If you’ve visited and gotten some dire HTTPS warnings, they should be gone now. I’ve taken down the old HTTPS certificate system since it stopped working correctly. You might need to clear your browser cache for the site if you’re still getting warnings. From here out, you should just see your browser’s “no HTTPS” indicator — usually an unlocked padlock, or “
https” or similar.
HTTPS is helpful for encrypting data exchanged between your computer and a server — like your bank, or a web-based email system. But it’s not terribly useful for something like a blog, that you just visit and read. Unfortunately, Google and other search engines as well as browser developers had been on a campaign to push everything to HTTPS. It’s created a false sense of security on the Internet. In real life, I’m a systems administrator and I deal with HTTTPS certificates a lot. They cost money (unless you use LetsEncrypt) and consume time to tend to them — and, sadly, bypassing them by malicious actors has become too easy. HTTPS security is nice, but also broken. Worse, the attempt to close some of the security holes by making them expire more frequently has only made more work for admins and more profit for certificate issuers. And even “free” LetsEncrypt certificates are affected because WordPress plugin developers have all decided to make auto-renewal for “free” certificates a paid premium option. Or web hosts choose not to integrate LetsEncrypt and instead partner with a commercial certificate issuer only. It’s become a money-maker for third parties — and meanwhile the underlying security of the Web is still compromised.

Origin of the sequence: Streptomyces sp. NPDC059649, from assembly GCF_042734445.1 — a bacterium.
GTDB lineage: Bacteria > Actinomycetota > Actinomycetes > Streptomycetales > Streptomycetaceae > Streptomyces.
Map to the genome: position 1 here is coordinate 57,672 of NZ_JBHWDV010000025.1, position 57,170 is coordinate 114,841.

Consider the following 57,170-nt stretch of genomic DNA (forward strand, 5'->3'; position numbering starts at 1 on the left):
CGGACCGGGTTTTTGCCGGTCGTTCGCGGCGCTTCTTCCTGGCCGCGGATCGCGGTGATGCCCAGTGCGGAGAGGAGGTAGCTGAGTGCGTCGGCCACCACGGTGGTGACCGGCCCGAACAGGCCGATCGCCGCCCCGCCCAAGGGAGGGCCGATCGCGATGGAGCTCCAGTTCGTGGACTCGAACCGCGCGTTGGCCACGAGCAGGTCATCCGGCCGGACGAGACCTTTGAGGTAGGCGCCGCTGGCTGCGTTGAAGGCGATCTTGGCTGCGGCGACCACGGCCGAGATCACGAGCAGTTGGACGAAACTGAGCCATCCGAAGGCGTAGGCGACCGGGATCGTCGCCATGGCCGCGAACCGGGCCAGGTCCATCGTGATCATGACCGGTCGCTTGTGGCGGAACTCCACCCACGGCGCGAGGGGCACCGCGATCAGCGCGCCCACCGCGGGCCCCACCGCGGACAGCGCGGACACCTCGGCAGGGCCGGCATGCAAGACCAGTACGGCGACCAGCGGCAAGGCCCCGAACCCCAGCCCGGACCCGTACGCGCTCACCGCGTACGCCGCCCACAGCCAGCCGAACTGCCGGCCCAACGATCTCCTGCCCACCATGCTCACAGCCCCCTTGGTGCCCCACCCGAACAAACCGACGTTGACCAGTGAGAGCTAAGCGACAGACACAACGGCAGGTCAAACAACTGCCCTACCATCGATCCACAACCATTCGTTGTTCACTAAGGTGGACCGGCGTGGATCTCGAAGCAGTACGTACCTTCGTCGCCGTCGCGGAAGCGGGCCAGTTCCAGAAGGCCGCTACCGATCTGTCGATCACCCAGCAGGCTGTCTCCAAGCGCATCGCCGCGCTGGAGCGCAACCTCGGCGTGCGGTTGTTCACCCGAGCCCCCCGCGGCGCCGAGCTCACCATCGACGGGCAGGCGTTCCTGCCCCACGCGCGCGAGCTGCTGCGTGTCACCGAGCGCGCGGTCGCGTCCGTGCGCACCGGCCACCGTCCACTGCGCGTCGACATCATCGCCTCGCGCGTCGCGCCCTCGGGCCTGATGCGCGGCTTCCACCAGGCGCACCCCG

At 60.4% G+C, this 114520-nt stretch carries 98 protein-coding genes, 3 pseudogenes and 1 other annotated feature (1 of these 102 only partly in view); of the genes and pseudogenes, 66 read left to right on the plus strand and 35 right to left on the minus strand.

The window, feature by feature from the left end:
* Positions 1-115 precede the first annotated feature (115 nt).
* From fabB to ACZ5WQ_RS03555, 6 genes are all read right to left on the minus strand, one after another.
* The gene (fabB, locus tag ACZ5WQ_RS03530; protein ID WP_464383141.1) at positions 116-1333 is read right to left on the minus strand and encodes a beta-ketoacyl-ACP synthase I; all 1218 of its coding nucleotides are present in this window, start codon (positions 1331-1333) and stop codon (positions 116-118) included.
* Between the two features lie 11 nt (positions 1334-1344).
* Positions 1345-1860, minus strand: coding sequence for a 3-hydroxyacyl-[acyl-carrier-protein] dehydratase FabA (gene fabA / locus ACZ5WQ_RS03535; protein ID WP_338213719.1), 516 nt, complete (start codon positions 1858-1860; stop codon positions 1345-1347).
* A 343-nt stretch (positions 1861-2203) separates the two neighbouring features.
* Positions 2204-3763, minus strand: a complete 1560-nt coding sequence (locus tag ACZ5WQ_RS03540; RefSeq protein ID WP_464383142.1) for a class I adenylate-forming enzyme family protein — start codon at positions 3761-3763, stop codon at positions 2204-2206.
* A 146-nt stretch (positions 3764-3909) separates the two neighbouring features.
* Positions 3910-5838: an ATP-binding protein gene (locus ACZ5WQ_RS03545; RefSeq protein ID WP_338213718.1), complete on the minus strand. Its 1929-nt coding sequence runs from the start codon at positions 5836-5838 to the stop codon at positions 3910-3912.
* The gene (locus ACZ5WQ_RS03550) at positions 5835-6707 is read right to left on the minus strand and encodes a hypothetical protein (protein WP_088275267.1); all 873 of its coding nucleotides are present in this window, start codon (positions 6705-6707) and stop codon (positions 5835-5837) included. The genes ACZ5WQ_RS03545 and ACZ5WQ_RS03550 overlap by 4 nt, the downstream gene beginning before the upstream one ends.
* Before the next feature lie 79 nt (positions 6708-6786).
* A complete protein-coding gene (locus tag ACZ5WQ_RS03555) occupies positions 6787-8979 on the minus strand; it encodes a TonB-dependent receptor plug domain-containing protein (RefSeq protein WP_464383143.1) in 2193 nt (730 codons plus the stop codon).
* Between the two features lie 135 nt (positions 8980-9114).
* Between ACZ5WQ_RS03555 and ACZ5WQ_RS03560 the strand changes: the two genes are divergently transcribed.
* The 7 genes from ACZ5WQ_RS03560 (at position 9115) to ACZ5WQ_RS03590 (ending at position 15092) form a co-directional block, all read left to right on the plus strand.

So for now HTTPS on the site is gone. If someone respects the free/open source software community that created LetsEncrypt enough to produce a full-featured plugin to support it, I might bring it back. Otherwise, plain HTTP will have to do.